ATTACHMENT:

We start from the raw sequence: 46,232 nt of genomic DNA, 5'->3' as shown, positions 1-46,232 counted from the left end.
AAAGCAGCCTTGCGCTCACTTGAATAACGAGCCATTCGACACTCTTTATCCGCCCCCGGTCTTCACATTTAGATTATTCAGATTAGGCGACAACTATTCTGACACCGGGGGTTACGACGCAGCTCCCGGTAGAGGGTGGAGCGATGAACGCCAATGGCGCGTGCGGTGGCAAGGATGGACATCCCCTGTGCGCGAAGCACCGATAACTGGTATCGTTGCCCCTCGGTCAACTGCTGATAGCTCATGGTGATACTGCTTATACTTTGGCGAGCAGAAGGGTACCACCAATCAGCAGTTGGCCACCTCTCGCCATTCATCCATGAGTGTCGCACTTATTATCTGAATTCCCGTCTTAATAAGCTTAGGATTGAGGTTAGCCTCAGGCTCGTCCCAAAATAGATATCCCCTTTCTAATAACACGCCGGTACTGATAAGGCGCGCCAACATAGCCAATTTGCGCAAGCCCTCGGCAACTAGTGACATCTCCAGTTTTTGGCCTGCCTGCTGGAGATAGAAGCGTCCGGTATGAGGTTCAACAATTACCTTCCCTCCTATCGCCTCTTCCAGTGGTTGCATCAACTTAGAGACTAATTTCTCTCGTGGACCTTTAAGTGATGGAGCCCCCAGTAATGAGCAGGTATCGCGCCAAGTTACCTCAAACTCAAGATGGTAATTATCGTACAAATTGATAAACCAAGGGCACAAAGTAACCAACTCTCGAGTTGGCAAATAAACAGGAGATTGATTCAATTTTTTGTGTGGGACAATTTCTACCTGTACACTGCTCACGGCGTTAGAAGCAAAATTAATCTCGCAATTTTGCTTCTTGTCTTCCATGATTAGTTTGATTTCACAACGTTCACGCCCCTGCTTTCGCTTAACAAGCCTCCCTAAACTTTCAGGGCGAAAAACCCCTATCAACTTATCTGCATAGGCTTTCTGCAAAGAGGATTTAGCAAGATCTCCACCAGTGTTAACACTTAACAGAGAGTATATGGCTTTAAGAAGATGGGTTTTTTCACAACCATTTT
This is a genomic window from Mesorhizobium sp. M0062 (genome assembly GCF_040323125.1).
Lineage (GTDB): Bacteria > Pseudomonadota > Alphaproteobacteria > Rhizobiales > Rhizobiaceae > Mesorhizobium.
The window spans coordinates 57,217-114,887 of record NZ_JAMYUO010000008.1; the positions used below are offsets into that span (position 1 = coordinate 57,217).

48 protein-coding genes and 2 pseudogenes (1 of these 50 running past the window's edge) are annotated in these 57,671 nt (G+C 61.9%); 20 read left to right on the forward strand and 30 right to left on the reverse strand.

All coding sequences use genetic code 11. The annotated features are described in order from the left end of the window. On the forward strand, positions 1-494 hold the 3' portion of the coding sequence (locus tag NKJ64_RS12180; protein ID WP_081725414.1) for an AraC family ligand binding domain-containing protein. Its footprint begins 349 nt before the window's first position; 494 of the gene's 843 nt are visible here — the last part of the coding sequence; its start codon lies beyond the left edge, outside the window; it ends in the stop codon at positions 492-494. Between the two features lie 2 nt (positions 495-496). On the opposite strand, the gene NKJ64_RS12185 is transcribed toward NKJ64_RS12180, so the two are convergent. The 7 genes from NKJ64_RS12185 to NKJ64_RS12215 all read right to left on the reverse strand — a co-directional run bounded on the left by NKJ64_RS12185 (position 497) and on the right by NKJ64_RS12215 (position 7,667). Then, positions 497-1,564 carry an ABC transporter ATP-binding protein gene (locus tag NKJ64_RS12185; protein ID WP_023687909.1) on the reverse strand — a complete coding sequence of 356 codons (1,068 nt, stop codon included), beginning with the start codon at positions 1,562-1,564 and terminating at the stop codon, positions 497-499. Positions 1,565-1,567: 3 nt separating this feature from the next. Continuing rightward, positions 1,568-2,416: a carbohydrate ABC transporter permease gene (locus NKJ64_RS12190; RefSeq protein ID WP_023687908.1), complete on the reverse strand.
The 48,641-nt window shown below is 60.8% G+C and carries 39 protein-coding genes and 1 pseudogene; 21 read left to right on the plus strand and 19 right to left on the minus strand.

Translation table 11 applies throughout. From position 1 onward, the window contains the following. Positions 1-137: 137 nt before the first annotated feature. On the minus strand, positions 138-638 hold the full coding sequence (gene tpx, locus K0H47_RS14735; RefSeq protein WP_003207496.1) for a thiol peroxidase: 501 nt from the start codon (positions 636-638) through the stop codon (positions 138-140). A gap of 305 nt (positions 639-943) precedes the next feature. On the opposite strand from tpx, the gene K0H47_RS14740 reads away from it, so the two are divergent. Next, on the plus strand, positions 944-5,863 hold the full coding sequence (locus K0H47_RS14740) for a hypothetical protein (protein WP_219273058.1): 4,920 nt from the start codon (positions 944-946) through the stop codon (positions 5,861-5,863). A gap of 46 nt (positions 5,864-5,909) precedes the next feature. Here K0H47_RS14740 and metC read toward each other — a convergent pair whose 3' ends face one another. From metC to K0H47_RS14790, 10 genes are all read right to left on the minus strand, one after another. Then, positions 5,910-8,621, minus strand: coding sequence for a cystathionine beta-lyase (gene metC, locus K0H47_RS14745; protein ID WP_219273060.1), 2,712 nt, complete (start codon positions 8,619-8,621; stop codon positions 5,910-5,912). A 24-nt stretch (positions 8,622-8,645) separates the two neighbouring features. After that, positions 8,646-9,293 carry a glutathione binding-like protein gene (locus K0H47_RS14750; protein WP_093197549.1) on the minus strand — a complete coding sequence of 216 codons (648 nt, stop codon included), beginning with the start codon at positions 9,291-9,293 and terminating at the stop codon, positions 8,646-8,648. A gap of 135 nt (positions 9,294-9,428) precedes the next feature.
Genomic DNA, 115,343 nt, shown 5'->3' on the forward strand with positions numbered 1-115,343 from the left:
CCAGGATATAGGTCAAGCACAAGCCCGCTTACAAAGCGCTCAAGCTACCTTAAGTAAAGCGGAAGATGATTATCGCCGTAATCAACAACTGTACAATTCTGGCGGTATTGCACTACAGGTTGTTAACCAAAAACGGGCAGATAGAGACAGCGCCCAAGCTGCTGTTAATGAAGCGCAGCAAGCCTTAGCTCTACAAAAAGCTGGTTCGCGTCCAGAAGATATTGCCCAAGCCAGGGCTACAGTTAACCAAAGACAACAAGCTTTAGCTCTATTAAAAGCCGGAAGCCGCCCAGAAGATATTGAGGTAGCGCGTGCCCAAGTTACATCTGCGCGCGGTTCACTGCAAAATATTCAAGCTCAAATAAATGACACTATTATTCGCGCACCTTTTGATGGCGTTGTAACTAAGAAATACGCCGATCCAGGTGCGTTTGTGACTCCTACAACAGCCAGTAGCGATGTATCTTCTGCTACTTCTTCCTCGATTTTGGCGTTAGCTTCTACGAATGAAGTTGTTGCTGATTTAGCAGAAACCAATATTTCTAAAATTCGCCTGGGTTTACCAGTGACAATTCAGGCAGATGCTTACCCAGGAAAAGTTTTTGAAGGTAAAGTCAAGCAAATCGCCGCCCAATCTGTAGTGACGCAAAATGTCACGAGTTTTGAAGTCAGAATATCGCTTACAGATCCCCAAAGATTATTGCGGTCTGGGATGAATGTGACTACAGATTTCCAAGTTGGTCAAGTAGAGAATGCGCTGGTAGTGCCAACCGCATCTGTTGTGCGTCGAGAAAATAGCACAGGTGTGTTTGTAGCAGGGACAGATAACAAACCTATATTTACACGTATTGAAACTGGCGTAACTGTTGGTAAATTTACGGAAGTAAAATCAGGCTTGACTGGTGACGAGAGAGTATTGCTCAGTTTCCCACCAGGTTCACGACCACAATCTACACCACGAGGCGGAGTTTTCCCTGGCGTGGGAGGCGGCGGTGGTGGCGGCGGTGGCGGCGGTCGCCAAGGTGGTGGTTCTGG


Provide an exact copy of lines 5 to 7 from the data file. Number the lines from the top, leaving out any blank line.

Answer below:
The window spans coordinates 57,217-114,887 of record NZ_JAMYUO010000008.1; the positions used below are offsets into that span (position 1 = coordinate 57,217).

48 protein-coding genes and 2 pseudogenes (1 of these 50 running past the window's edge) are annotated in these 57,671 nt (G+C 61.9%); 20 read left to right on the forward strand and 30 right to left on the reverse strand.

All coding sequences use genetic code 11. The annotated features are described in order from the left end of the window. On the forward strand, positions 1-494 hold the 3' portion of the coding sequence (locus tag NKJ64_RS12180; protein ID WP_081725414.1) for an AraC family ligand binding domain-containing protein. Its footprint begins 349 nt before the window's first position; 494 of the gene's 843 nt are visible here — the last part of the coding sequence; its start codon lies beyond the left edge, outside the window; it ends in the stop codon at positions 492-494. Between the two features lie 2 nt (positions 495-496). On the opposite strand, the gene NKJ64_RS12185 is transcribed toward NKJ64_RS12180, so the two are convergent. The 7 genes from NKJ64_RS12185 to NKJ64_RS12215 all read right to left on the reverse strand — a co-directional run bounded on the left by NKJ64_RS12185 (position 497) and on the right by NKJ64_RS12215 (position 7,667). Then, positions 497-1,564 carry an ABC transporter ATP-binding protein gene (locus tag NKJ64_RS12185; protein ID WP_023687909.1) on the reverse strand — a complete coding sequence of 356 codons (1,068 nt, stop codon included), beginning with the start codon at positions 1,562-1,564 and terminating at the stop codon, positions 497-499. Positions 1,565-1,567: 3 nt separating this feature from the next. Continuing rightward, positions 1,568-2,416: a carbohydrate ABC transporter permease gene (locus NKJ64_RS12190; RefSeq protein ID WP_023687908.1), complete on the reverse strand.